When I considered edible ways to celebrate the New Year before we had kids, I pictured champagne, lobster, and caviar on New Year’s Eve, and maybe a Bloody Mary and a Greek omelet for brunch around noon the next day.

But that was back before you had to take out a second mortgage and robo-call every teen in the school district to secure a babysitter on New Year’s Eve, and before our dear children thought 7 a.m. was sleeping in on January 1st.

In recent years, New Years celebrations have become family affairs. We get together with friends and their children to enjoy a chaotic, family-friendly celebration of the fact that we actually remembered to buy a new calendar to keep track of our busy family schedules before January arrived.

While we may pop the cork out of a token bottle of champagne around midnight, that sweet bubbly nectar no longer defines our celebrations (at least, not as much as juice boxes and strong coffee to stay awake until the ball drops).

I recently started searching for information about what fellow Americans consider essential or traditional New Years foods, and I was surprised to learn that black-eyed peas top the list, especially of those whose families originally hail from the South.  (Some people even hide a coin in the stew to symbolize prosperity, but I wouldn’t recommend that!).  My friend Marilyn Miller McSpadden of Waxahachie, Texas, explained the tradition to me: She said it dates back to the Civil War, when the fields of humble black-eyed peas were the only crop to survive pillaging by Sherman’s troops.  The peas became a vital source of nutrients for the surviving Confederates, and have henceforth come to symbolize good fortune. (For more, see Black-Eyed Peas, a Southern Tradition for Luck and Prosperity in the New Year on About.com.)

Our friend, Sara Emley, who lives in Durham, North Carolina, created this black-eyed pea gumbo (a Southern spicy stew) for her family and friends to enjoy on January 1st. We like to serve it with grapes, which are linked to the New Year in Spain and Peru (they eat 12 grapes at midnight on New Year’s Eve for good luck every month of the year).

What are your family’s New Years food traditions? Please share in the comments below.

You Might Also Like

  • Alice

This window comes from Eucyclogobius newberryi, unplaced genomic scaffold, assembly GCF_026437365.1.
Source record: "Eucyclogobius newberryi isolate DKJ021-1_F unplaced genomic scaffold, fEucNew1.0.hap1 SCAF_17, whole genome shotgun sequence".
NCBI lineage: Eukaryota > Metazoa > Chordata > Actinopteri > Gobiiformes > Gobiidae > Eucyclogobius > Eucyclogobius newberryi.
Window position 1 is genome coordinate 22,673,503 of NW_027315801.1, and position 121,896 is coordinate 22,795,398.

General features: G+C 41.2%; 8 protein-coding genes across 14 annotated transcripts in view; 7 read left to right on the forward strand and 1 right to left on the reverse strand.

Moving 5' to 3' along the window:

This looks fabulous! Had no idea that black eyed peas were considered a New Year’s day food.

    • G. Patey

      Gumbo might as well be puree with alot of spices. I start out every year thinking I am going to eat a meal of Bedford Basin lobster and an Albertan steak. I end up eating a shrimp ring with sauce and a hamburger. But I keep trying. Give me allowance, I saw the words black-eyed peas and corn bread and it reminded me of the time I spent in Georgia.

    • kordeelia

      If you eat black eyed peas on New Year’s Day, you won’t go hungry that year. If you eat collards you will always have some money in your pocket! alas, if was only that easy….

  • Allysson

    I’ve been serving fondue (cheese for the entree, followed by chocolate for dessert) for the last few years. My kids decided it is a tradition. It worked well for a stay-at-home evening as it is “slow food” and everyone can sit around the table for a long time while waiting for midnight.

  • Ruth Ann Coleman

    Black peas by themselves, usually with some ham to add flavor, have long been a New Years dish. Also, Hoppin’ John (rice and peas).

  • Kate

    Being from the south we have Hoppin’ John too.

  • Renee

    Growing up in Virginia, I was raised on black-eyed peas and ham for New Year’s. After I got married (to a Texan), we added cornbread to the meal as well.

    I think I’m going to try to make this gumbo this year… looks delish :)

  • Phalbe Henriksen

    Add sliced carrots, which represent gold coins.

  • Anne Tanner

    I don’t know if it’s a Midwest custom, but my Minnesota-bred mother always used to make oyster stew for New Year’s Day.

  • Emmala

    Hopping John, Hog Jowls (I never eat those, it is like really salty and fatty bacon) and any leafy green (like turnips, collards, or cabbage) are very strong southern traditions. Also, to never wash clothes on New Years day (that person won’t live through that year). There is a saying “whatever you do on New Years day, you will do all year long”.

  • Emmala

    Left over Hoppin’ John is called Skippin’ Jenny.

  • Noanie

    I think I’ll try this gumbo recipe, only light on the chili and cumin. Not a fan of spicy foods but sounds delicious. Happy New Year, everyone. Let’s hope 2012 is a better year for all, especially those who have been hit hardest by the economy.